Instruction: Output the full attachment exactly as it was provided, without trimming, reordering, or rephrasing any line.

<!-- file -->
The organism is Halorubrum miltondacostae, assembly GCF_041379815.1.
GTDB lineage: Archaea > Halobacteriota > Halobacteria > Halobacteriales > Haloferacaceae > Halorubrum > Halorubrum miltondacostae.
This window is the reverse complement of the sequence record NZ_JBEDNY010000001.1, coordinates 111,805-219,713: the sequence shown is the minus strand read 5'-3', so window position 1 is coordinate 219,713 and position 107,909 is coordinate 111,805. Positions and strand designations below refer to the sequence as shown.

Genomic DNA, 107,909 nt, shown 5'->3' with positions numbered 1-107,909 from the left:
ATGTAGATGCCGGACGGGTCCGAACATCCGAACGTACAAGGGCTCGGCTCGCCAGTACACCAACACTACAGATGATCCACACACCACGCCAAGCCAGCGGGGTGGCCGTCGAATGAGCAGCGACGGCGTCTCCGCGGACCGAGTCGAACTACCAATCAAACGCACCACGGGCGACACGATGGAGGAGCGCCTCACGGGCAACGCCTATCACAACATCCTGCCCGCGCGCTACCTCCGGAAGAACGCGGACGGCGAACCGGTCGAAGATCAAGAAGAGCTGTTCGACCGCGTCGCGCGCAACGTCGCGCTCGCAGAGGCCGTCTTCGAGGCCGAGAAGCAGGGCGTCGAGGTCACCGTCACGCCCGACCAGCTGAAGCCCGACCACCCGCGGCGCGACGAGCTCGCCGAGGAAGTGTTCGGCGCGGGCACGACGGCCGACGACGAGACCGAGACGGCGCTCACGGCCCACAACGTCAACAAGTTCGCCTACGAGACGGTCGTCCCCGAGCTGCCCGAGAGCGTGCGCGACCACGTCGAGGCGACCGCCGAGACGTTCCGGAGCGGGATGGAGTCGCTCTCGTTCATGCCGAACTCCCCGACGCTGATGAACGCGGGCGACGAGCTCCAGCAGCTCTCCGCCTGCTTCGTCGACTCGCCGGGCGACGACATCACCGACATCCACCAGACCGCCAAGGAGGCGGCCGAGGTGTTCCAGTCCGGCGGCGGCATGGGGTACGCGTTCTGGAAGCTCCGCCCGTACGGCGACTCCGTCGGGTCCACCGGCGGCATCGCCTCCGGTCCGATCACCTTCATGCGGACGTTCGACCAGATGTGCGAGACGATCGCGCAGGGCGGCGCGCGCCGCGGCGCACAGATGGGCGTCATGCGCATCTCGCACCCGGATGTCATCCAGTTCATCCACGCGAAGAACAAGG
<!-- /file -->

The organism is Halorubrum miltondacostae, assembly GCF_041379815.1.
GTDB lineage: Archaea > Halobacteriota > Halobacteria > Halobacteriales > Haloferacaceae > Halorubrum > Halorubrum miltondacostae.
This window is the reverse complement of the sequence record NZ_JBEDNY010000001.1, coordinates 111,805-219,713: the sequence shown is the minus strand read 5'-3', so window position 1 is coordinate 219,713 and position 107,909 is coordinate 111,805. Positions and strand designations below refer to the sequence as shown.

Genomic DNA, 107,909 nt, shown 5'->3' with positions numbered 1-107,909 from the left:
ATGTAGATGCCGGACGGGTCCGAACATCCGAACGTACAAGGGCTCGGCTCGCCAGTACACCAACACTACAGATGATCCACACACCACGCCAAGCCAGCGGGGTGGCCGTCGAATGAGCAGCGACGGCGTCTCCGCGGACCGAGTCGAACTACCAATCAAACGCACCACGGGCGACACGATGGAGGAGCGCCTCACGGGCAACGCCTATCACAACATCCTGCCCGCGCGCTACCTCCGGAAGAACGCGGACGGCGAACCGGTCGAAGATCAAGAAGAGCTGTTCGACCGCGTCGCGCGCAACGTCGCGCTCGCAGAGGCCGTCTTCGAGGCCGAGAAGCAGGGCGTCGAGGTCACCGTCACGCCCGACCAGCTGAAGCCCGACCACCCGCGGCGCGACGAGCTCGCCGAGGAAGTGTTCGGCGCGGGCACGACGGCCGACGACGAGACCGAGACGGCGCTCACGGCCCACAACGTCAACAAGTTCGCCTACGAGACGGTCGTCCCCGAGCTGCCCGAGAGCGTGCGCGACCACGTCGAGGCGACCGCCGAGACGTTCCGGAGCGGGATGGAGTCGCTCTCGTTCATGCCGAACTCCCCGACGCTGATGAACGCGGGCGACGAGCTCCAGCAGCTCTCCGCCTGCTTCGTCGACTCGCCGGGCGACGACATCACCGACATCCACCAGACCGCCAAGGAGGCGGCCGAGGTGTTCCAGTCCGGCGGCGGCATGGGGTACGCGTTCTGGAAGCTCCGCCCGTACGGCGACTCCGTCGGGTCCACCGGCGGCATCGCCTCCGGTCCGATCACCTTCATGCGGACGTTCGACCAGATGTGCGAGACGATCGCGCAGGGCGGCGCGCGCCGCGGCGCACAGATGGGCGTCATGCGCATCTCGCACCCGGATGTCATCCAGTTCATCCACGCGAAGAACAAGG